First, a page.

The news media has tried the hardball tactic. The results have been comical and would indeed be funny if the future of the nation and the world weren’t at stake. But aggressively arguing with a man who refuses to embrace the value of truth and accuracy is futile. Frankly, even if that is merely his negotiating strategy, it should be disturbing when basic honesty is cast aside merely to win. And, to be objective, we must admit there is some of that same game being played from within some of the news outlets.

So, my simple plan to fix news is this and is directed entirely to the news media. Here’s the more complex version of the simple plan.

  1. Observe and report on exactly what President Trump and his administration say and do.
  2. Go to his news conferences and listen. Don’t ask questions. Don’t bait him or be baited by him. When the prepared remarks end, close your notepads and walk away.
  3. When reporting on the President, present solid, fact-based data regarding what he says and does.
  4. Continue to seek out and even employ analysts who speak to the possible meaning of the history that is unfolding around us. Report their thoughts accurately and honestly.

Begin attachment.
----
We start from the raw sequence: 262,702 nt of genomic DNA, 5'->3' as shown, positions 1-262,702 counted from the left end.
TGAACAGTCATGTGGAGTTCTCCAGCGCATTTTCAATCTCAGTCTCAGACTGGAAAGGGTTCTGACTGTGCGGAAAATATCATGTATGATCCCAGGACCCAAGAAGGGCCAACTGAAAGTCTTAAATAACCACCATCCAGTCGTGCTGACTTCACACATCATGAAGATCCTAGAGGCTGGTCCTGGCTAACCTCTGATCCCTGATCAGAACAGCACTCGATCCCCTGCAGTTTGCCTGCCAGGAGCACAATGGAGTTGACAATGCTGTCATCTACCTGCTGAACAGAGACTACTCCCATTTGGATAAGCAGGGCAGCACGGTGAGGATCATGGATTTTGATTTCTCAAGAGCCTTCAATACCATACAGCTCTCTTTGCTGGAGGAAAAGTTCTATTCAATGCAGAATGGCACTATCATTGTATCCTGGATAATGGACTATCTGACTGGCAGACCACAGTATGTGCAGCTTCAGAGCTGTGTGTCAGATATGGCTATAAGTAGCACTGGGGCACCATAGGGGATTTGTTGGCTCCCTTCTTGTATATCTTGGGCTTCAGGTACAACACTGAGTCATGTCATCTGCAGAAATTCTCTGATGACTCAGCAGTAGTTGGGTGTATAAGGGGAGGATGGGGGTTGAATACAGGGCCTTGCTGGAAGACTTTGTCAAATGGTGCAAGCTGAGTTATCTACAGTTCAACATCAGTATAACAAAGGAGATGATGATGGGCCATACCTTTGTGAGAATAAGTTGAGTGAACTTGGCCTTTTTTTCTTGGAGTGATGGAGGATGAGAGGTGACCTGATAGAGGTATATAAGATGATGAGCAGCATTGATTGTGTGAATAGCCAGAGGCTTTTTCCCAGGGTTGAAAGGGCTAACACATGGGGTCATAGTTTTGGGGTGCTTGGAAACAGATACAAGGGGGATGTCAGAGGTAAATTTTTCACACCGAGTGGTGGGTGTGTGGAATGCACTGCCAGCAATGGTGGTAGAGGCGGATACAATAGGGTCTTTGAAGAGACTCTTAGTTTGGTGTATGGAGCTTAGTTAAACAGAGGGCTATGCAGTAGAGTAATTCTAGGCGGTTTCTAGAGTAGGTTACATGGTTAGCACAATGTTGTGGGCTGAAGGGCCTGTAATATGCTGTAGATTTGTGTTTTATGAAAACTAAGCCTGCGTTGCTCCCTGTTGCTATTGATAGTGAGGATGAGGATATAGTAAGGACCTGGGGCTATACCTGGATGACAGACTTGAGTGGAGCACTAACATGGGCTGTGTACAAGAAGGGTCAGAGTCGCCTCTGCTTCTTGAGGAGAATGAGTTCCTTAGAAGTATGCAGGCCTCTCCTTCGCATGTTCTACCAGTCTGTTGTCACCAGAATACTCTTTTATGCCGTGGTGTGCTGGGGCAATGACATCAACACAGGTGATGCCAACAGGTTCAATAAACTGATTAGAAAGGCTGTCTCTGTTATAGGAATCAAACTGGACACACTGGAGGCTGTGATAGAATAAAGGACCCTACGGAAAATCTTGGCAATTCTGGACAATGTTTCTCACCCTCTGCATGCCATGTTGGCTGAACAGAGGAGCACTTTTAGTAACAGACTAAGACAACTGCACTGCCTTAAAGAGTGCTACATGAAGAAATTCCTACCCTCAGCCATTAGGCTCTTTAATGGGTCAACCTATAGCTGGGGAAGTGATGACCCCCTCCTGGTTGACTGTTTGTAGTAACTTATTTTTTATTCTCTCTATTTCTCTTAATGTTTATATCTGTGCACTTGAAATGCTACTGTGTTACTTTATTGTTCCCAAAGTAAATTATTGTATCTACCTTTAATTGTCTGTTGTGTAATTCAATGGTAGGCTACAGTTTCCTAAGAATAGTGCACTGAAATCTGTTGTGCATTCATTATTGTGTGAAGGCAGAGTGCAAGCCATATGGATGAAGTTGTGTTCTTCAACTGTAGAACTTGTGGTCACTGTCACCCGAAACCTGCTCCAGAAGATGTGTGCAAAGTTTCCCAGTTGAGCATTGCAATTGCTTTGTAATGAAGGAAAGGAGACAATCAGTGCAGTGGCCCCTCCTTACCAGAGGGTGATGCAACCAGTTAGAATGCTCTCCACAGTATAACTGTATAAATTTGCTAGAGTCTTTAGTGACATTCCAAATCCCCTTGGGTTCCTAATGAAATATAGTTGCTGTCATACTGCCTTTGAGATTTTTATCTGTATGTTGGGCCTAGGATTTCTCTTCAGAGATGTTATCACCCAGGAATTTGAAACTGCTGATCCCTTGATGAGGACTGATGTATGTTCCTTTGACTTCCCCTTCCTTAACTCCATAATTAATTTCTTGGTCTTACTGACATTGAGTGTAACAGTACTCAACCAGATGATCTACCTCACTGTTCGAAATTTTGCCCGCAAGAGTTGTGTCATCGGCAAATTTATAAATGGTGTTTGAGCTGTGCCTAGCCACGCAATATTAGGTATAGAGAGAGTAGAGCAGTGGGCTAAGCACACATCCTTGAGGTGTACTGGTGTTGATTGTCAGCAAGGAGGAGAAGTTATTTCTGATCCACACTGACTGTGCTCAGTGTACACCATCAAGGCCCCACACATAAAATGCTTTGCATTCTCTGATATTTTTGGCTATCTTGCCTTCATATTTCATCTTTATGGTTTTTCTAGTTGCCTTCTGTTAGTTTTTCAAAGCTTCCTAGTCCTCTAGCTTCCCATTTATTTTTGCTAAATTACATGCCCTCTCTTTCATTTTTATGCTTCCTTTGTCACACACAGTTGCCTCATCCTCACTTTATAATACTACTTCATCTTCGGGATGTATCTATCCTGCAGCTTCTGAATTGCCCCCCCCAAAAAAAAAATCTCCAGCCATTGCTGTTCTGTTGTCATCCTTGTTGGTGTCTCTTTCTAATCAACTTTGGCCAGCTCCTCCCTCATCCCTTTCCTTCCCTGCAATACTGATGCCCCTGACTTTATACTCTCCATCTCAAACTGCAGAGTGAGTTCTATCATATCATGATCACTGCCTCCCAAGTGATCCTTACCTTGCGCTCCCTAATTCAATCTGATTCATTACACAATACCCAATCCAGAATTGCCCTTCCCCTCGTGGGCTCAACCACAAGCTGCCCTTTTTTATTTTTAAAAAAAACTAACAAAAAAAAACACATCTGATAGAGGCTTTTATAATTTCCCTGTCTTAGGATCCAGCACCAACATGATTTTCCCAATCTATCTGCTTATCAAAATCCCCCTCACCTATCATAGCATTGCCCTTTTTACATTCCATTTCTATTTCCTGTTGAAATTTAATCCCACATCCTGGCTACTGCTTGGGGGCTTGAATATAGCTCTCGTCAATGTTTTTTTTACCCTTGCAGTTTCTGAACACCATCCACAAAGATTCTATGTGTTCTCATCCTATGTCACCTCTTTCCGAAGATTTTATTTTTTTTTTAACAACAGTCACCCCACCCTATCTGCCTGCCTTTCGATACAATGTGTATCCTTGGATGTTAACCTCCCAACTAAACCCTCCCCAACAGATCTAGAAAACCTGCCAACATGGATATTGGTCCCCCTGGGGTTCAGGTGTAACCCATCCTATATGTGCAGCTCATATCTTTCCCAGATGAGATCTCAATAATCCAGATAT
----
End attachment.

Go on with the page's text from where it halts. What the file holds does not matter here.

5. Seek other sources for news. Go to elected leaders and ask questions. Let political leaders enter into the debate and argument with the President. Give them a bigger share of the coverage.
  6. Report on alternatives that emanate from other political leaders and citizens. Give an objective score sheet to the American people to choose the leadership and direction of our country.
  7. Don’t rely on unnamed sources. We are beyond the moment when people who care about important things should remain anonymous.
  8. Be proud of what you do. The role of the news media is an important one. Don’t let negotiation tactics keep you off balance.

The simple version is this:

Respect the office of the President. Don’t play games with someone who has thrown away the rule book. If the game is based entirely on misdirection, you will never win unless you are better at creating confusion through misdirection. Create a new game with new rules. Observe, be fair, and distance yourself. Find alternative reliable sources and offer your readers and audiences the opportunity to decide who they will trust.